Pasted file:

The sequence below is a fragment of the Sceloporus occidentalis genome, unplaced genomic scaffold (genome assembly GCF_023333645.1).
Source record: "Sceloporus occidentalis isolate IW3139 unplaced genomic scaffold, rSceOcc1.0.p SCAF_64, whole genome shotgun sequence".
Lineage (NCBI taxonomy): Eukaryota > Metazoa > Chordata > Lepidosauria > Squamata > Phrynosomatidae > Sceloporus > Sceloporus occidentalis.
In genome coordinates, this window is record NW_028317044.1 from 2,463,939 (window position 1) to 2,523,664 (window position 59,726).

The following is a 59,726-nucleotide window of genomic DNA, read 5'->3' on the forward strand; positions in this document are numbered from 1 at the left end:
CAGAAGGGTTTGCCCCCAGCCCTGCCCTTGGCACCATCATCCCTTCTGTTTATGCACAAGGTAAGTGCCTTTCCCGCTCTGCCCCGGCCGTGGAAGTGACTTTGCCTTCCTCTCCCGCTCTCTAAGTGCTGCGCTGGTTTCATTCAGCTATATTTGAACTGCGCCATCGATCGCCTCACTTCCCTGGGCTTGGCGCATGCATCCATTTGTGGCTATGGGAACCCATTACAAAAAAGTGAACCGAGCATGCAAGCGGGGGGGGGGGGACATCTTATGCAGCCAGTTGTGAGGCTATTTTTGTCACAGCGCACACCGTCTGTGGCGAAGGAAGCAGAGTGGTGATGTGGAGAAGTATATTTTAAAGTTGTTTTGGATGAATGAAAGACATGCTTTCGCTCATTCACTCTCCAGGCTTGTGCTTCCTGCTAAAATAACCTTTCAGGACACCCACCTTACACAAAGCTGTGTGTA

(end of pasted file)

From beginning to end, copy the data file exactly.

The sequence below is a fragment of the Sceloporus occidentalis genome, unplaced genomic scaffold (genome assembly GCF_023333645.1).
Source record: "Sceloporus occidentalis isolate IW3139 unplaced genomic scaffold, rSceOcc1.0.p SCAF_64, whole genome shotgun sequence".
Lineage (NCBI taxonomy): Eukaryota > Metazoa > Chordata > Lepidosauria > Squamata > Phrynosomatidae > Sceloporus > Sceloporus occidentalis.
In genome coordinates, this window is record NW_028317044.1 from 2,463,939 (window position 1) to 2,523,664 (window position 59,726).

The following is a 59,726-nucleotide window of genomic DNA, read 5'->3' on the forward strand; positions in this document are numbered from 1 at the left end:
CAGAAGGGTTTGCCCCCAGCCCTGCCCTTGGCACCATCATCCCTTCTGTTTATGCACAAGGTAAGTGCCTTTCCCGCTCTGCCCCGGCCGTGGAAGTGACTTTGCCTTCCTCTCCCGCTCTCTAAGTGCTGCGCTGGTTTCATTCAGCTATATTTGAACTGCGCCATCGATCGCCTCACTTCCCTGGGCTTGGCGCATGCATCCATTTGTGGCTATGGGAACCCATTACAAAAAAGTGAACCGAGCATGCAAGCGGGGGGGGGGGGACATCTTATGCAGCCAGTTGTGAGGCTATTTTTGTCACAGCGCACACCGTCTGTGGCGAAGGAAGCAGAGTGGTGATGTGGAGAAGTATATTTTAAAGTTGTTTTGGATGAATGAAAGACATGCTTTCGCTCATTCACTCTCCAGGCTTGTGCTTCCTGCTAAAATAACCTTTCAGGACACCCACCTTACACAAAGCTGTGTGTA